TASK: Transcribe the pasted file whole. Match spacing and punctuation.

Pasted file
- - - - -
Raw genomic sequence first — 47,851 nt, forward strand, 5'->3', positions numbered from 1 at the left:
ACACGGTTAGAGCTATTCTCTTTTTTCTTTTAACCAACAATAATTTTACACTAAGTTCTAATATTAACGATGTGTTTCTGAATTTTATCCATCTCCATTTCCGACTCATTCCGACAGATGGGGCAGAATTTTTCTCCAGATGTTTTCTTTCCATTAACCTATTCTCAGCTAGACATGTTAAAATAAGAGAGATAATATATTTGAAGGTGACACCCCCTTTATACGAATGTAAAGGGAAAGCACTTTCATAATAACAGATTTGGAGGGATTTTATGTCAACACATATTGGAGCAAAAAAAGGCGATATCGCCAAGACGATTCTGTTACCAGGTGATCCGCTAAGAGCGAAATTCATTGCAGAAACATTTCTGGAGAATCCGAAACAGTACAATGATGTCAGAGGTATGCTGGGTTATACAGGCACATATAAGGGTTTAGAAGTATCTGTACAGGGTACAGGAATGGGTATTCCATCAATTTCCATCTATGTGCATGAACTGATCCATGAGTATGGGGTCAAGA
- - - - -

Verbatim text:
Raw genomic sequence first — 47,851 nt, forward strand, 5'->3', positions numbered from 1 at the left:
ACACGGTTAGAGCTATTCTCTTTTTTCTTTTAACCAACAATAATTTTACACTAAGTTCTAATATTAACGATGTGTTTCTGAATTTTATCCATCTCCATTTCCGACTCATTCCGACAGATGGGGCAGAATTTTTCTCCAGATGTTTTCTTTCCATTAACCTATTCTCAGCTAGACATGTTAAAATAAGAGAGATAATATATTTGAAGGTGACACCCCCTTTATACGAATGTAAAGGGAAAGCACTTTCATAATAACAGATTTGGAGGGATTTTATGTCAACACATATTGGAGCAAAAAAAGGCGATATCGCCAAGACGATTCTGTTACCAGGTGATCCGCTAAGAGCGAAATTCATTGCAGAAACATTTCTGGAGAATCCGAAACAGTACAATGATGTCAGAGGTATGCTGGGTTATACAGGCACATATAAGGGTTTAGAAGTATCTGTACAGGGTACAGGAATGGGTATTCCATCAATTTCCATCTATGTGCATGAACTGATCCATGAGTATGGGGTCAAGA